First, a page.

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Re: Broadband v. baseband ... again?

  • From: Tom Lettington
  • Date: Thu Jul 05 14:07:21 2001


At the risk of incurring the wrath of Mr. Meyer by posting without permission, I offer the following: Harry Newton, of "Newton's TELECOM Dictionary - The Official Dictionary of Telecommunications & the Interent" (Updated 15th Expanded Edition), defines "Broadband" (in the WAN context) as anything over 45Mbps (T3).

The language we use in our industry is evolving at an extremely rapid rate. The great unwashed masses don't necessarily stick with the time honored definitions we would prefer that they admire, respect, and accept as gospel. Get over it!

- Tom

At 10:28 AM 7/5/2001 -0700, Roeland Meyer wrote:

Broadband isn't a speed, it's a signaling architecture. The alternative is
baseband. Ethernet is baseband. Broadcast radio is broadband. Now that you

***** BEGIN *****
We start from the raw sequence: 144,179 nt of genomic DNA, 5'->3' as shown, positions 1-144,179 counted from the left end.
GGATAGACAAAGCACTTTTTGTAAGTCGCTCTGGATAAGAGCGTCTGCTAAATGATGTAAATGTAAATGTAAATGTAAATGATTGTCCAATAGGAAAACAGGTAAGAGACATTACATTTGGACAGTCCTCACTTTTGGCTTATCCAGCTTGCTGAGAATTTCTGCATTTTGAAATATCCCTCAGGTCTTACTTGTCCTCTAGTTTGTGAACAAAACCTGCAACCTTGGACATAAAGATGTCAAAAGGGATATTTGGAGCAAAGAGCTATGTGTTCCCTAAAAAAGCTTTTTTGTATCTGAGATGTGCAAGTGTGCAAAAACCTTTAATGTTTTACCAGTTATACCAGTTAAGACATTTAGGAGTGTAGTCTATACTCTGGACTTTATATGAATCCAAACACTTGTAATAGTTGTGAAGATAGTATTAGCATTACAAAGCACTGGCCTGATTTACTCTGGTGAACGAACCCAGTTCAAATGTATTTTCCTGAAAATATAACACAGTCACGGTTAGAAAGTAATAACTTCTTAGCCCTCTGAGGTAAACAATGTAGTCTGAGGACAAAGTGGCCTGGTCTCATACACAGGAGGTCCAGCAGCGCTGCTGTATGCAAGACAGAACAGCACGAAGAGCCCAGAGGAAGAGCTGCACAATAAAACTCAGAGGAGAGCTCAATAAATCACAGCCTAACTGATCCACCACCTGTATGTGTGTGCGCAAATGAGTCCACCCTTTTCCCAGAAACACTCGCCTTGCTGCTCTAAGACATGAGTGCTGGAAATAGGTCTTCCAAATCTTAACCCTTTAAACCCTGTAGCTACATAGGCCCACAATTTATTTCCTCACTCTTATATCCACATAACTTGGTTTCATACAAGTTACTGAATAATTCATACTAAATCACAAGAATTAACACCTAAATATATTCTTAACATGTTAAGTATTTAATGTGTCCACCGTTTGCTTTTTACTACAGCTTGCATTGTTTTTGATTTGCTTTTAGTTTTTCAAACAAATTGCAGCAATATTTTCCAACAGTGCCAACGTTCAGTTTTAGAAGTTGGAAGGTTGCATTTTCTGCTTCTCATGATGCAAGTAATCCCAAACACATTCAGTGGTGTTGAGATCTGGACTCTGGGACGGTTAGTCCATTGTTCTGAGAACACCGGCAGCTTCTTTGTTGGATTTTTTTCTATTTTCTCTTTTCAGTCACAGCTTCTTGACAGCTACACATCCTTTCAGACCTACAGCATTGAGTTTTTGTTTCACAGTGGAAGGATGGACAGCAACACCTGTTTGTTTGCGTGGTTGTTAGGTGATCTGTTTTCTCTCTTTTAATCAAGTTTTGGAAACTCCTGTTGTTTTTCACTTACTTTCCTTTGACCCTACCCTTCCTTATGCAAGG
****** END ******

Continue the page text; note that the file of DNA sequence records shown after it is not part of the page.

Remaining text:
have the two competing terms, please see your friendly neighborhood search
engine (PSYFNSE).

BTW, silence is a poor excuse for posting a message.

--
From: Larry Diffey [mailto:ldiffey@technologyforward.com]
Sent: Thursday, July 05, 2001 10:13 AM

Since it's so quiet in here, I want to stir things up a little with an
informal survey.

With all of this talk about broadband (mostly in reference to cable modems
and xDSL), consumers have been tricked into actually believing that if it's
faster than a modem then it's broadband.

I have a number in my head as to what I consider broadband.  It's not an
unreasonable number but it certainly does exceed what is available to the
average consumer.

Oh wise nanogers, what speeds do we need to achieve for the average consumer
before we truly have broadband?

I will try and keep track of all the numbers that you give you an average
and I'll also give you the number I had in mind.




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